Big pharma’s in-house manufacturing impacted by COVID-19 outbreak in China

According to an outlet, the in-house manufacturing of biopharma products has been threatened by the COVID-19 outbreak, especially in China.

empty conveyor belt at a manufacturing facility

The global pharmaceutical supply chain has been put to the test since the outbreak of COVID-19, especially as several large biopharma companies use Chinese facilities for vital manufacturing steps in their products.

According to GlobalData, the supply chain problems include the largely quarantined Chinese workforce, delays in transporting materials and other logistical hurdles caused by strict population movement regulations. The outlet stated that, while some Chinese factories have returned to normal capacity, others are operating at between 50 and 80 percent capacity.

Fiona Barry, Associate Editor of PharmSource at GlobalData, said: “Restrictions on pharmaceutical manufacturing and export will affect many products sold in the US, EU and other markets. Some of these drugs are manufactured in-house at the biopharma companies’ Chinese manufacturing sites – also known as ‘captive capacity’ manufacturing – while others are outsourced to contract manufacturing organisations (CMOs) with facilities in China.”

The outlet revealed that both AstraZeneca’s angina therapeutic, Plendil (felodipine) and Pfizer’s antidepressant, Zoloft (sertraline hydrochloride), are affected by the COVID-19 outbreak. Plendil is manufactured in-house at AstraZeneca’s site in Wuxi, China and the Zoloft dose form is manufactured and packaged at Pfizer’s site in Dalian, China.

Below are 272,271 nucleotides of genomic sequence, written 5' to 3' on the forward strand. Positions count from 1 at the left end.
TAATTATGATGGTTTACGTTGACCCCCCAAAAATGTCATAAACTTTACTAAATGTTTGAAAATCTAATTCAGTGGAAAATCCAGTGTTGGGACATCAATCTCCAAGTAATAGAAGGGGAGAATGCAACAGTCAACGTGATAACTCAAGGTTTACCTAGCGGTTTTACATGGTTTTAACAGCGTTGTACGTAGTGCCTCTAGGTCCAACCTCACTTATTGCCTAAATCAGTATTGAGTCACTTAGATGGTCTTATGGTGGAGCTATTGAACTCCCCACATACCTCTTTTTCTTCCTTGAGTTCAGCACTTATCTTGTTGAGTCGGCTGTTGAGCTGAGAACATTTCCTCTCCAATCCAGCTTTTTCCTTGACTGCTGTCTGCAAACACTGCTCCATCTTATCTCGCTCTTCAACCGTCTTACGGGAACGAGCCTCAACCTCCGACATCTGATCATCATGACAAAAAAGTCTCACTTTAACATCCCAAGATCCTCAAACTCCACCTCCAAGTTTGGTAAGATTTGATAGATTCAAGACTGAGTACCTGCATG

However, the manufacture of both these drugs has not been halted by the Chinese manufacturing problems. According to the outlet, both medications are dual-sourced and also manufactured at other sites; the same is true for many medications produced by large biopharma companies. For instance, the dose form of AstraZeneca’s Plendil is also manufactured at the company’s site in Stockholm, Sweden and Zoloft is manufactured at several sites outside China both by Pfizer and several CMOs.

Barry concluded: “It is unclear to what extent disruption in China will affect the world’s supply of pharmaceuticals, as other regions are increasing their production. The Government of India has also announced a $1.96 billion boost to domestic active pharmaceutical ingredient manufacturing driven by the COVID-19 pandemic’s effect on Chinese supply chains.”